Originally Posted by Holdencars View Post
I took an offroad track last weekend and got into a situation where two opposing wheels (front and back) lost traction on uneven ground and were spinning and I couldn't go forward. I let them spin for 5 or 10 seconds then stopped and rolled backwards and tried again and the same thing happened.
It is interesting that the electronics didn't help in this situation.

I've found in a similar situation in a Pajero that the traction control didn't help at all when I was gentle with the accelerator and the wheels were only spinning slowly. That is, it needed some revs (maybe 2000+ rpm), clutch fully out and significant wheel-spin before the electronics stepped-in and braked the spinning wheels and got us moving again. It seemed a bit mechanically 'unsympathetic' and threw dust everywhere, but this is how the system is apparently tuned and it needs somewhat aggressive driving to make it work effectively.

Do you remember if you had sustained and significant wheel-spin at the time?
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Old 12-12-2011, 09:21 PM   #10 (permalink)
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I wasn't too enthusiastic on sustaining wheel spin because the surface was rocky and didn't want to chew up the tires. I'd also watched Bluefox's youtube clip beforehand and knew it probably wouldn't do any good. This is good educational watching -
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Old 12-12-2011, 09:41 PM   #11 (permalink)
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there's no VDC on BF's car, is there?
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Old 12-13-2011, 02:49 AM   #12 (permalink)
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Quote:
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there's no VDC on BF's car, is there?
nope, in that video he was experimenting with modifying the e-brake to simulate the VDC system.... it didn't work.
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Old 12-13-2011, 04:07 AM   #13 (permalink)
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If any of you guys are interested ive almost come up with a prototype locker to lock the rear differential in our Subarus. All Subies from the mid 80's till 2011 with R160 standard diffs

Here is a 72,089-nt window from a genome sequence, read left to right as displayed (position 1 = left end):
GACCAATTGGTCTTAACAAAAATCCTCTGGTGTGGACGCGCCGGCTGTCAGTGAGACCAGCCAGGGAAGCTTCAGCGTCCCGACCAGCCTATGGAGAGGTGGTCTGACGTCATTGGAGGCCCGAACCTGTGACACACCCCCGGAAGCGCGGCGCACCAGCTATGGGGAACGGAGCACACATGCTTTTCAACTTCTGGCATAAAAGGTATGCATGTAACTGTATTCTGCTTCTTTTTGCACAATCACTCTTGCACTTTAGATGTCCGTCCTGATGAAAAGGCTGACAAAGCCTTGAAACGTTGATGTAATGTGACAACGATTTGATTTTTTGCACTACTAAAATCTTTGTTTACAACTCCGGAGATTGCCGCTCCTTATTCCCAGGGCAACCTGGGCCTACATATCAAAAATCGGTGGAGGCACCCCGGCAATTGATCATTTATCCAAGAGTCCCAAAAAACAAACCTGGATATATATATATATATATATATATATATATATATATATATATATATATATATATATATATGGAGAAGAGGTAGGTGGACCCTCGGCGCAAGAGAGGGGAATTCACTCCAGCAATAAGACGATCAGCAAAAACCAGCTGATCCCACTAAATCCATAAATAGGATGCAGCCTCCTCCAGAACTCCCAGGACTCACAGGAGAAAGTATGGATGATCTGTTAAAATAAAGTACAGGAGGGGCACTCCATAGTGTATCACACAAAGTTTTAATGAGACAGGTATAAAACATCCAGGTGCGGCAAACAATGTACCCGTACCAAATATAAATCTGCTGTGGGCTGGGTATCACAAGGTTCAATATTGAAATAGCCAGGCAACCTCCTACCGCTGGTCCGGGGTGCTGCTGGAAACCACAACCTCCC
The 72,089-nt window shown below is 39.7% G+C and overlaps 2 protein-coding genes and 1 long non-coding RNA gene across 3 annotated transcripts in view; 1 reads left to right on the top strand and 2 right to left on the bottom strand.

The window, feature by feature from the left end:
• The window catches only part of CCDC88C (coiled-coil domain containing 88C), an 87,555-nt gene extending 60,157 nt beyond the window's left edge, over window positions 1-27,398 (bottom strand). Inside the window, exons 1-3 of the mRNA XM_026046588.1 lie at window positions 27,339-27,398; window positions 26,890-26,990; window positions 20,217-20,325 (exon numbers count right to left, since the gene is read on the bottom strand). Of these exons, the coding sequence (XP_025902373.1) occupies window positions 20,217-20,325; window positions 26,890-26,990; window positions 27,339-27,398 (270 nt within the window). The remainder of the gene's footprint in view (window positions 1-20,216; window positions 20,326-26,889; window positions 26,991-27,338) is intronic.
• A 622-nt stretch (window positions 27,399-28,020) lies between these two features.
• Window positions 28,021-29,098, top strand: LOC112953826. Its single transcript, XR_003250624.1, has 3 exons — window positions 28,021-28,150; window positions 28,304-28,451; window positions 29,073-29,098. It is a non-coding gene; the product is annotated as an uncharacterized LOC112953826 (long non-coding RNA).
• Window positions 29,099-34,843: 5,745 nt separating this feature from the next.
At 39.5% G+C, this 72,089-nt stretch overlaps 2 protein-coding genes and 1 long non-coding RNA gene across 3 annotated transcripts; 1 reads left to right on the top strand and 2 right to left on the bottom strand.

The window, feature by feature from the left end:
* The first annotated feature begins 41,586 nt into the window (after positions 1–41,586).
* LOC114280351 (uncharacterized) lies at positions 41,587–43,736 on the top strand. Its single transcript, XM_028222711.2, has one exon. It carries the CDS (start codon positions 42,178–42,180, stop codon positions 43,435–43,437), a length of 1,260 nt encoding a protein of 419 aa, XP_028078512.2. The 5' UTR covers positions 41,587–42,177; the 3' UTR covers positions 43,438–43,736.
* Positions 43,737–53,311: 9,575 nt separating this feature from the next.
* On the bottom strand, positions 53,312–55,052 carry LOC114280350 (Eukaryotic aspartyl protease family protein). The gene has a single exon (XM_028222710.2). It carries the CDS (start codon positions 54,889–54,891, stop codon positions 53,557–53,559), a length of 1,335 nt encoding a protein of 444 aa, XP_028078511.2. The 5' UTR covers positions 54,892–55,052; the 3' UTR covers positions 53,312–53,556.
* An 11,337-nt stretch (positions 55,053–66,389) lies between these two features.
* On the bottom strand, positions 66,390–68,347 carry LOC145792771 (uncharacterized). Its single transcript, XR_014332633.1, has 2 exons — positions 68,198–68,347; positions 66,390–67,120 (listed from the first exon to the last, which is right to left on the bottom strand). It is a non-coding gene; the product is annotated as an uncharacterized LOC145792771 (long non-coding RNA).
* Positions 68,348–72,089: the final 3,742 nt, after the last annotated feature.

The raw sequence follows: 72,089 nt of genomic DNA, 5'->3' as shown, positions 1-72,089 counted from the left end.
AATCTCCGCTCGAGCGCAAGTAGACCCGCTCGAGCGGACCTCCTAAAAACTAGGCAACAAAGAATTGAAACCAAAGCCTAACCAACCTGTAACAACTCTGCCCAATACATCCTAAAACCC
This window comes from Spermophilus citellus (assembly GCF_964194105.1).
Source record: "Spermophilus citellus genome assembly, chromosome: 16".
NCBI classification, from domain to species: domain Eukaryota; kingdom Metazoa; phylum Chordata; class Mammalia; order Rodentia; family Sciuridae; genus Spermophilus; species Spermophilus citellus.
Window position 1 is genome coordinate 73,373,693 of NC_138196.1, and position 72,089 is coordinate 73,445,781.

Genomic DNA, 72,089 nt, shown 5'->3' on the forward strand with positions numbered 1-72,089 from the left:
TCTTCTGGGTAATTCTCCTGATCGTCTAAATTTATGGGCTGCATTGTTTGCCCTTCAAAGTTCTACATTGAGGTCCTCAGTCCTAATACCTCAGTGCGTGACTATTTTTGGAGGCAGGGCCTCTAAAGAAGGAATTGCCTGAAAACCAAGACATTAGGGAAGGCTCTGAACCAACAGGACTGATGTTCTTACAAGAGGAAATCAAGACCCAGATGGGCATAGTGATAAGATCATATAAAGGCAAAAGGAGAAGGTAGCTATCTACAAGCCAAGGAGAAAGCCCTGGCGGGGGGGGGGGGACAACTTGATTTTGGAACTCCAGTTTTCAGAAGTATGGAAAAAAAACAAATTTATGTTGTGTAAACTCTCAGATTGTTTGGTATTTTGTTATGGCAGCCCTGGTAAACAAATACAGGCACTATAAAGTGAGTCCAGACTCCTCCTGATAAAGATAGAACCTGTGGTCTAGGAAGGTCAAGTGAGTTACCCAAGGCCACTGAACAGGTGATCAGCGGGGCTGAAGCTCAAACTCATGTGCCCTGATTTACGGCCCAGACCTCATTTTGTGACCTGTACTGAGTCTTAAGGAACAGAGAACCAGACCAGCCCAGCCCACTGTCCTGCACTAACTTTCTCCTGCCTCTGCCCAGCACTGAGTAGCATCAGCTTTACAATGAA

With some of us hardcore aussies and our Subies it will cut out the diagnal spin, possibly helping with the standard centre VLSD. But with a locked centre in an L-Series or with DCCD as some of the hardcore offroad Subies have it will be just as good as a real 4x4. It won't stop 1 wheel spin at the front end like BlueFox has/had but on a rock climb or in sand there is a good chance it will make a good improvment.

Thought some of you guys might be interested.

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Old 12-13-2011, 04:49 AM   #14 (permalink)
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Quote:
Originally Posted by Holdencars View Post
I took an offroad track last weekend and got into a situation where two opposing wheels (front and back) lost traction on uneven ground and were spinning and I couldn't go forward. I let them spin for 5 or 10 seconds then stopped and rolled backwards and tried again and the same thing happened. From what I've seen on Youtube videos of the Forester the traction control was supposed to have locked the spinning wheels and let the wheels with traction drive but it didn't happen. I couldn't turn around so on the third attempt rolled back and took a different angle and got through. Does it need 3 wheels with traction to work?
i got stuck in mud with my 2011 2.5x with MT. I surprised i couldn't get out with VDC on and i sustained wheelspin for a good amount of time and i couldnt get out. I turned VDC off and i was able to get my self unstuck. So take it for what its worth.
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Old 04-09-2012, 04:38 AM   #15 (permalink)
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Default Turn off TC for all wheels slipping

I still need to verify this, since I have not taken the OB to the beach yet, but my understanding is that TC/ATC/VDC works similar to ABS by applying limited braking to the slipping wheel. Normally this is a good idea. But, if the vehicle is on a surface where all wheels are slipping, i.e. ice or sand, the engine starts fighting the brakes. Turn off TC/ATC/VDC and use your driving skills.

At one time, I found a youtube video of someone burning up their clutch on a beach. Presumably TC/ATC/VDC was left on.